Flight: Though I was surprised to learn they’re all about the same age, I nonetheless have tended to group Steven Spielberg, Robert Zemeckis, and Joe Dante together in a way that perhaps even overrides the classic Spielberg/Lucas/Coppola/Scorsese/De Palma “70s movie brats” categorization, probably because Spielberg, Zemeckis, and Dante are collectively responsible for a massive chunk of movie love for the first decade of my life. Since they made such iconic entertainment in the 80s (and, okay, also 70s, for Spielberg; that’s why he seems older now), their careers have branched out in different directions. Spielberg has chased the ambition and scope of his peers at their best; sometimes he’s dinged for trying too hard, or ruining those efforts with sentiment (have you guys seen Munich, by the way? Not so sentimental. Actually quite devastating. But more on that next week, when Lincoln comes out) or for retreating into populism, but with wildly different skills and interests, he’s wound up with the varied, highlights-packed career I assume everyone thought Coppola would have circa 1980 or so. Dante, for his part, has stuck with his playful, reference-laden fun long enough for it to become a niche act: to think, the guy who made the Gremlins movies made a Looney Tunes picture in 2003, and pretty much no one showed up.
Zemeckis, then, has been the one left holding the mainstream, mass-appeal entertainment flag. In fact, for pure commercial consistency, he’s hard to match, perhaps owing to never having made a single limited-release-scale movie. His pursuit of crowd-pleasing spectacle led to a decade-or-so sojourn into motion-capture animation, and while I’m not willing to dismiss The Polar Express, Beowulf, or his surprisingly faithful adaptation of A Christmas Carol, they did step in just as post-Forrest Gump projects grew ever more adult and complex in the form of Cast Away and Contact (and, fine, What Lies Beneath isn’t complex at all, but it’s a pretty swell Hitchcock homage if I remember correctly). Flight brings Zemeckis back to the adult-movie fold with a vengeance; it’s his darkest, least spectacle-driven movie ever, even if it opens with a humdinger of a plane-crash sequence on par with his best set pieces (that a Zemeckis movie even has easily identifiable, extractable set pieces actually shows a kind of settling down; Back to the Future Part II and Who Framed Roger Rabbit, for example, are almost nonstop motion, giddily so). It’s hard to imagine this not becoming his lowest grosser since Death Becomes Her, but the success of Argo provides one of those occasional reminders that hey, some adults do like going to the movies, and don’t always need Batman or Will Smith to motivate them.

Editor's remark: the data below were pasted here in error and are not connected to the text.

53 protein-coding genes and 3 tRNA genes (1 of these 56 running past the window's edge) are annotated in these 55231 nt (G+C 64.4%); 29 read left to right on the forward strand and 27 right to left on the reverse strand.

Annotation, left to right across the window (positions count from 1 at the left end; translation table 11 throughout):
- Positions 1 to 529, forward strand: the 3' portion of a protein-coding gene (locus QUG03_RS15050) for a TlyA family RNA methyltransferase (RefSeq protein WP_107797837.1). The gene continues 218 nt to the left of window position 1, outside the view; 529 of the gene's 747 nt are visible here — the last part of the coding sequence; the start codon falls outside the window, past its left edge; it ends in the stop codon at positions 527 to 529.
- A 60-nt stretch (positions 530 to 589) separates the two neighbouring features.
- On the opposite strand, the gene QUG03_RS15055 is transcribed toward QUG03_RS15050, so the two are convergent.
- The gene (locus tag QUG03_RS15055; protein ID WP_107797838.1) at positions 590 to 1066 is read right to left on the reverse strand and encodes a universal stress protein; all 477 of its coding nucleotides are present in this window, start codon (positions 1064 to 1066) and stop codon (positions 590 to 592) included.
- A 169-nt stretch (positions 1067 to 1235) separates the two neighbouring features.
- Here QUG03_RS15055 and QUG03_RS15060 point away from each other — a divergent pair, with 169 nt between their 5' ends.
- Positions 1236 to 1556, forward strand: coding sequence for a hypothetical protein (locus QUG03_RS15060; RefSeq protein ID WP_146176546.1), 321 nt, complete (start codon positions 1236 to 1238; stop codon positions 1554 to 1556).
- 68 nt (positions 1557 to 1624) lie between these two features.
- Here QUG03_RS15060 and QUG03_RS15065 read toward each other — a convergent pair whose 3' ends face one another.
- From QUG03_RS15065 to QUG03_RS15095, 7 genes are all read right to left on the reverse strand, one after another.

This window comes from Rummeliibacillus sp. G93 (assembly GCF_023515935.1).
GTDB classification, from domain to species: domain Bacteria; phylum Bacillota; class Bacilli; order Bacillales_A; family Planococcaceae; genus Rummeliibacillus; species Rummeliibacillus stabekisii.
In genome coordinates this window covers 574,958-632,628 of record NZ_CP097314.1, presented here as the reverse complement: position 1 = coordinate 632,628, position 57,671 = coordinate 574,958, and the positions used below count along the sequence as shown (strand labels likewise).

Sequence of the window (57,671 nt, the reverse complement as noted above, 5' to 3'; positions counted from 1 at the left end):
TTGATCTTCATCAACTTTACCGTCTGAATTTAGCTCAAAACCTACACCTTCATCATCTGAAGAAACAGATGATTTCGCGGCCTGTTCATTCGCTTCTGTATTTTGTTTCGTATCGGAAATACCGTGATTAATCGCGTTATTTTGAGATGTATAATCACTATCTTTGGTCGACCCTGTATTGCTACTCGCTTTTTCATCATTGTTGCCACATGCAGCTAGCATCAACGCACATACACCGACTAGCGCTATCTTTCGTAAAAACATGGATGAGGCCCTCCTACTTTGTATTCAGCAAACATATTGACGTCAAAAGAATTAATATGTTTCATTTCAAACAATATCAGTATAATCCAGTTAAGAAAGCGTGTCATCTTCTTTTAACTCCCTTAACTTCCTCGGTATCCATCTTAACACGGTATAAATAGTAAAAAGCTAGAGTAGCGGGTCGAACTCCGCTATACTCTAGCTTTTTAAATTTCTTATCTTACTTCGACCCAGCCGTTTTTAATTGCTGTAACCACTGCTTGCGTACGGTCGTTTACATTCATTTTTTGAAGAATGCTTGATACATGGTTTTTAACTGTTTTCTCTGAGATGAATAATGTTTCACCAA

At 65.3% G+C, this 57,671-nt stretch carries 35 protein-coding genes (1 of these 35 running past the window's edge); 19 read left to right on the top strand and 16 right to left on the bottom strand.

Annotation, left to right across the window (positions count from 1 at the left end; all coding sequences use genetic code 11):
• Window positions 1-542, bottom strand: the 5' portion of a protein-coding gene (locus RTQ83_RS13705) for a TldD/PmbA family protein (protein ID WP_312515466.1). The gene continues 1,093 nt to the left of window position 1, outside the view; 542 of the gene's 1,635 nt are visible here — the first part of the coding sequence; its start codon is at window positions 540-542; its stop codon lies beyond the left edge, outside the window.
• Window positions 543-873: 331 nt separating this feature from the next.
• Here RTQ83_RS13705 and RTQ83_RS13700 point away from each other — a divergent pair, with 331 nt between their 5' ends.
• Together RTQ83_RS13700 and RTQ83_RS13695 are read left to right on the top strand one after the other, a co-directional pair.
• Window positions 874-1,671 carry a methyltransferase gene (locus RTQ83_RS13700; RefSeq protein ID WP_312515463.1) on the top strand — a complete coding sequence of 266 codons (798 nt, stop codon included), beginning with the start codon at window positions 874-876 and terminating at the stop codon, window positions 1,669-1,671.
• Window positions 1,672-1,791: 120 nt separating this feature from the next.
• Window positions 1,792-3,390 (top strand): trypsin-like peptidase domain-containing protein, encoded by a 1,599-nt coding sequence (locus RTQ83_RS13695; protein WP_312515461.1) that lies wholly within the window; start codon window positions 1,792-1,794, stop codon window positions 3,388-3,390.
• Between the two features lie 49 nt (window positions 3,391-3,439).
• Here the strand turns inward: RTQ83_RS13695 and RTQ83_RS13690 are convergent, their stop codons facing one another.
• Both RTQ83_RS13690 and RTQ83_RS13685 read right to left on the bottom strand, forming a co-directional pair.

Wreck-It Ralph: Disney Animation, Non-Pixar Division, hopes to get a winning streak going after Tangled became its first $200 million homegrown cartoon since The Lion King in 1994. Quality-wise, I hope it lines up with that movie and its underappreciated predecessor The Princess and the Frog. John C. Reilly voices a video-game bad guy who yearns to break out of his niche. Disney went all out with their corporate outreach here to secure video-game characters from throughout the ages for cameos. The sight of actual classic avatars interacting with new Disney characters in the trailer is novel and not unwelcome, if a little unnerving, though it also makes me relieved, in retrospect, that they weren’t able to get a bunch of recognizable properties into Toy Story back in 1995 (also, reflect on how if Wreck-It Ralph were coming out in 1998 or so, it would seem like a huge Toy Story ripoff, even though it also reps a significant break from Traditional Disney’s fairy tale narratives). I’m usually pretty lousy at box office predictions, but it seems like this movie will make a lot of money, huh?
The Man with the Iron Fists: I seem to remember that at the height of his influence, Quentin Tarantino used to “present” rereleases of movies that inspired his cinema-addled brain. Now it seems he’s “presenting” knock-offs of his own work; I’m sure someone more kung-fu-literate than I can explain which 15 movies The Man with the Iron Fists is cleverly paying homage to. But they must also understand that the layperson (or even person who sees 200+ movies a year) will see the trailer and say, wait, so Tarantino is psyched that RZA remade the 88 Keys scene in Kill Bill with himself as the Bride? That said, I will probably see this movie if only to encourage Tarantino to encourage Eli Roth to merely write movies (he coauthored this one with RZA) rather than costarring in them. Also, Russell Crowe for some reason. I kind of wish the poster actually said that.
The Details: Emerging from Weinstein Hell, as indie movies sometimes do, is this dark comedy from Mean Creek‘s Jacob Aaron Estes, where a family of raccoons sets off havoc in a suburban household led by Tobey Maguire and Elizabeth Banks. Yes, this does sound like the kind of movie that might cause Brendan Fraser’s agent to do some soul-searching, but you gotta figure if it was anything like that, the Weinsteins would have freed it long ago.
This Must Be the Place: This Must Be a movie that sounds like something Johnny Depp would wander off into during the late 90s.
Vamps: I believe this is getting a brief theatrical release prior to a DVD bow in a couple of weeks, but I thought you good people would probably want to know that Amy Heckerling made a new movie with Alicia Silverstone, and it’s about vampires! Doesn’t that sound right up your alley, or have I confused you with someone else?